Dazzling Dragonflies

Both beauty and beast, dragonflies are among the planet’s most ancient — and awe-inspiring — creatures.

| August/September 2006

The next time you spy a dragonfly skimming over a pond or darting and diving among streamside reeds, consider this: For more than 300 million years, the whirring wings of dragonflies have shimmered in the light of our planet’s sustaining star. Long before the first two-legged mammals stumbled onto the scene, before the first birds, before the first dinosaurs, dragonflies thrived in the moist jungles that once covered much of Earth. And some of them were huge: Etched in the fossil record are the veined wings of dragonflies with wingspans of nearly 2 1/2 feet.

That the dragonfly has survived so long while other creatures have come and gone is no mere accident. Few organisms — past or present — can claim a more perfect design for perpetuation. Although human eyes are easily beguiled by their sparkling flight on gossamer wings, these insects are hardly mere “flying flowers.” Dragonflies are tough, deadly predators and determined progenitors — both beauty and beast, driven on a reproductive path that stretches from prehistory to time’s horizon.

Amazing Diversity

Scientists place dragonflies in an insect order all their own, Odonata. They further divide that group — more than 5,500 species worldwide — into two suborders: the “true” dragonflies (Anisoptera), and damselflies (Zygoptera).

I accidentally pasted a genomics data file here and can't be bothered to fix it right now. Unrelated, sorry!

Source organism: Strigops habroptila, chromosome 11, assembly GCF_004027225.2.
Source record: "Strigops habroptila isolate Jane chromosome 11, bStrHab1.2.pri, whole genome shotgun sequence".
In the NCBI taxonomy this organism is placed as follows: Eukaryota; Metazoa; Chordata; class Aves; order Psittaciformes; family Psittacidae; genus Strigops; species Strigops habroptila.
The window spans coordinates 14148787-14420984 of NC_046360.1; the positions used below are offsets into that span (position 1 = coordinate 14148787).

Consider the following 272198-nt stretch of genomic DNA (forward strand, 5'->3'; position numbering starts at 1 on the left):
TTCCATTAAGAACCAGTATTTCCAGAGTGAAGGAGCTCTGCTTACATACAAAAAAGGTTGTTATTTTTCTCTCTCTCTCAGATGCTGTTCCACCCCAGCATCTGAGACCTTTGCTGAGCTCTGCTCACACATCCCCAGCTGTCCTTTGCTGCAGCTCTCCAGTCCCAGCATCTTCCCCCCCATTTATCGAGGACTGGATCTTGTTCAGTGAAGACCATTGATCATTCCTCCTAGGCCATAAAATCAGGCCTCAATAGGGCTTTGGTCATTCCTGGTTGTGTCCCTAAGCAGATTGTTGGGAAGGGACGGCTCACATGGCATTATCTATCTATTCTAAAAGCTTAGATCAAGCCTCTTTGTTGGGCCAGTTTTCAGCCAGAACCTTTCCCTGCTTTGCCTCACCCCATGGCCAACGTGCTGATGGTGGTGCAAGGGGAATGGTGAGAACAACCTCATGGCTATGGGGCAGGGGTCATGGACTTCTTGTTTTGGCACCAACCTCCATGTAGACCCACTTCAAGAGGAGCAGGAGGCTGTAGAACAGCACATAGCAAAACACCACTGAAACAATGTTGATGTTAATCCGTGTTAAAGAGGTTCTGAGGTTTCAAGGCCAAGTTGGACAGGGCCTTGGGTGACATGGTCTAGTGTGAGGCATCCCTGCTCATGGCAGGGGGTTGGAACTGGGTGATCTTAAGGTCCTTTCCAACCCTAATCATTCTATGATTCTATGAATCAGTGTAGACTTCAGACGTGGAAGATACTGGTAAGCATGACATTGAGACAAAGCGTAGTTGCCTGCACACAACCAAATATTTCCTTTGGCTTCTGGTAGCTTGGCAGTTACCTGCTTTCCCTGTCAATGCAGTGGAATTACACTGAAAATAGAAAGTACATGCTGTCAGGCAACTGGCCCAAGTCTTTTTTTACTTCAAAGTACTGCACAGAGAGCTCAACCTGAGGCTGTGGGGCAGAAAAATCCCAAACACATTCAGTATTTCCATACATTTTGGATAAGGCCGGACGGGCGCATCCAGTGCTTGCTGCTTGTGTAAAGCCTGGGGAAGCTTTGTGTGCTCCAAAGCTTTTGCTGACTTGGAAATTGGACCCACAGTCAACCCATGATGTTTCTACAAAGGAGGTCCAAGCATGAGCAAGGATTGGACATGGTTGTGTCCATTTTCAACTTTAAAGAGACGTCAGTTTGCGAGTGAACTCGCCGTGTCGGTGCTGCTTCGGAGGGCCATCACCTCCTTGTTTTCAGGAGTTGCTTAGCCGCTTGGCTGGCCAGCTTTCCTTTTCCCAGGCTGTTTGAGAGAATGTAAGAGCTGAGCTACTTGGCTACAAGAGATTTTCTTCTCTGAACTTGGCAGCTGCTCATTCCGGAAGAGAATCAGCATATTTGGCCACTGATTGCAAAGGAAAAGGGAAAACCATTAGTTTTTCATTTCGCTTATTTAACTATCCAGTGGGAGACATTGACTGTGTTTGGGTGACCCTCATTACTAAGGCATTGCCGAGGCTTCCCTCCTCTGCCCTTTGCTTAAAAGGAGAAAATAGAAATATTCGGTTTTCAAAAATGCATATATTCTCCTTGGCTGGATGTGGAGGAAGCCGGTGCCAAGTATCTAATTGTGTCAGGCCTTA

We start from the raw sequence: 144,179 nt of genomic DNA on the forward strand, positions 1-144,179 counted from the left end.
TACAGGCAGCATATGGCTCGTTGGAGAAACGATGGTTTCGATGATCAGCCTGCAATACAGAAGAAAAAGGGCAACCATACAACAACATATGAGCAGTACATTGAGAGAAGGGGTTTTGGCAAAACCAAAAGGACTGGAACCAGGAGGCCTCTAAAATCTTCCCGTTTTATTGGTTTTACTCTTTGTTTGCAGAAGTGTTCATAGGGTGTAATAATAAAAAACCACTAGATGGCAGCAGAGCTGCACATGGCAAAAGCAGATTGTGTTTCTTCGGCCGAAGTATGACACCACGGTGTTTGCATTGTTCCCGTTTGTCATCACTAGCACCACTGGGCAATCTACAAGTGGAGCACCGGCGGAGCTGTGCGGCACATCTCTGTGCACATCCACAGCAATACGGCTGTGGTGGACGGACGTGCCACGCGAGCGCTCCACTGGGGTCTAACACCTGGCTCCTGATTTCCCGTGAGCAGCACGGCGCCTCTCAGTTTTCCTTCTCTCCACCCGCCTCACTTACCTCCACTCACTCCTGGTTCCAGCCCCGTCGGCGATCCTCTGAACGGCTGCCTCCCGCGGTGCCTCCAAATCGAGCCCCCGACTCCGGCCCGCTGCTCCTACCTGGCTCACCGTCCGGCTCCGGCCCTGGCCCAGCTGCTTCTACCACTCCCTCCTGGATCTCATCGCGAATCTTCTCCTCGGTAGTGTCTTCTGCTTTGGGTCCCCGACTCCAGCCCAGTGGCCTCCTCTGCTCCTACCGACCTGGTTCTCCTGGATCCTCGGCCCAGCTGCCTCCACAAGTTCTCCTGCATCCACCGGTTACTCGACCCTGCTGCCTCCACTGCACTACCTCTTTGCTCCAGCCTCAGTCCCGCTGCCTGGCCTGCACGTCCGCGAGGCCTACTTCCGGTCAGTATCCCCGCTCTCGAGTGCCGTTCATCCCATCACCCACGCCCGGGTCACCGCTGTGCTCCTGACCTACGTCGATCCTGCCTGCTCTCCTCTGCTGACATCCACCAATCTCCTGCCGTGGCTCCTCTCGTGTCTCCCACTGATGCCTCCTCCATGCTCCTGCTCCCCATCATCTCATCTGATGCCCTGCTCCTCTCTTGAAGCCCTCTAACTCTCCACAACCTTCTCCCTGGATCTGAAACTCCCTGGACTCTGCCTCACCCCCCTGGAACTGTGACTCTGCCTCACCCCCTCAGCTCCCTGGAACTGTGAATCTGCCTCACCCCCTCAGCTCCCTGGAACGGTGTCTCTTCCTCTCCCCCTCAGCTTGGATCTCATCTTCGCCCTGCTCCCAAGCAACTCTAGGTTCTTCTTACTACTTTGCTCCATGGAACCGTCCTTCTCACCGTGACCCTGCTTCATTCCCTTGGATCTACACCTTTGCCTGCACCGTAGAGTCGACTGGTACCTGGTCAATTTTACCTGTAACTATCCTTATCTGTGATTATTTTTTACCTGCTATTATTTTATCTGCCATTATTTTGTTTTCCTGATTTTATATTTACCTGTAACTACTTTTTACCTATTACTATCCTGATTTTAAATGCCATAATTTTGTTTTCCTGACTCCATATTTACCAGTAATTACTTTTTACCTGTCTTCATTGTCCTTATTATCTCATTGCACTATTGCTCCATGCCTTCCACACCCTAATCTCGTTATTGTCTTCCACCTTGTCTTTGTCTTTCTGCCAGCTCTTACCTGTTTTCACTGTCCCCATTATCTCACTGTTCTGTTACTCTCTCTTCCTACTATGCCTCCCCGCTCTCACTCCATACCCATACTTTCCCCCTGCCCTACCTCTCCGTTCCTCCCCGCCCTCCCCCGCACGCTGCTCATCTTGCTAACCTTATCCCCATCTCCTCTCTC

It’s easy to distinguish between a dragonfly and a damselfly. A resting dragon holds its four wings out flat, to its sides, and the hind pair is larger than the front. A damselfly at rest folds together all four of its wings, which are essentially the same size, vertically over its body. And while damsels’ eyes are on opposite sides of their heads, dragonfly eyes are close together. Despite these distinctions, most scientists take the practical route and use the word “dragonfly” when referring to both the dragonfly and the damselfly.

In the United States, there are about 450 species of dragons and damsels. In size, they range from the elfin skimmer, which measures just over three-fourths of an inch long — about the diameter of a nickel — to the giant darner, which stretches 4 1/2 inches.

Size, however, is the least of the physical features that define dragonfly diversity. A dragonfly’s eyes, for instance, may be green, black, copper, red, blue or some combination thereof. And when it comes to body shape, dragonflies are every bit as diverse as humans. Some are thick at the thorax, where the wings and legs attach; some have thin, needlelike abdomens; others have abdomens that taper from wide in front to narrow at the tip, or jut slightly in and out along the entire length, like miniature stalks of bamboo.

9/7/2011 8:18:29 AM

we have three or 4 big black dragon flies that zoom around the yard at dusk gobbeling up mosquitos.. we love em, we think they are really cool and if they are helping keep our way too overgrown mosquito population down, ill give them as much room as needed. we do have some bats too and what I think is called, Assassin flies.. who also feed on the blood sucking pests (no not our current but sad to say, if it werent for deet, I couldnt go outside for more than a few minutes before Id be sucked dry. Oh the joys of having a swamp/marshy area in your property.

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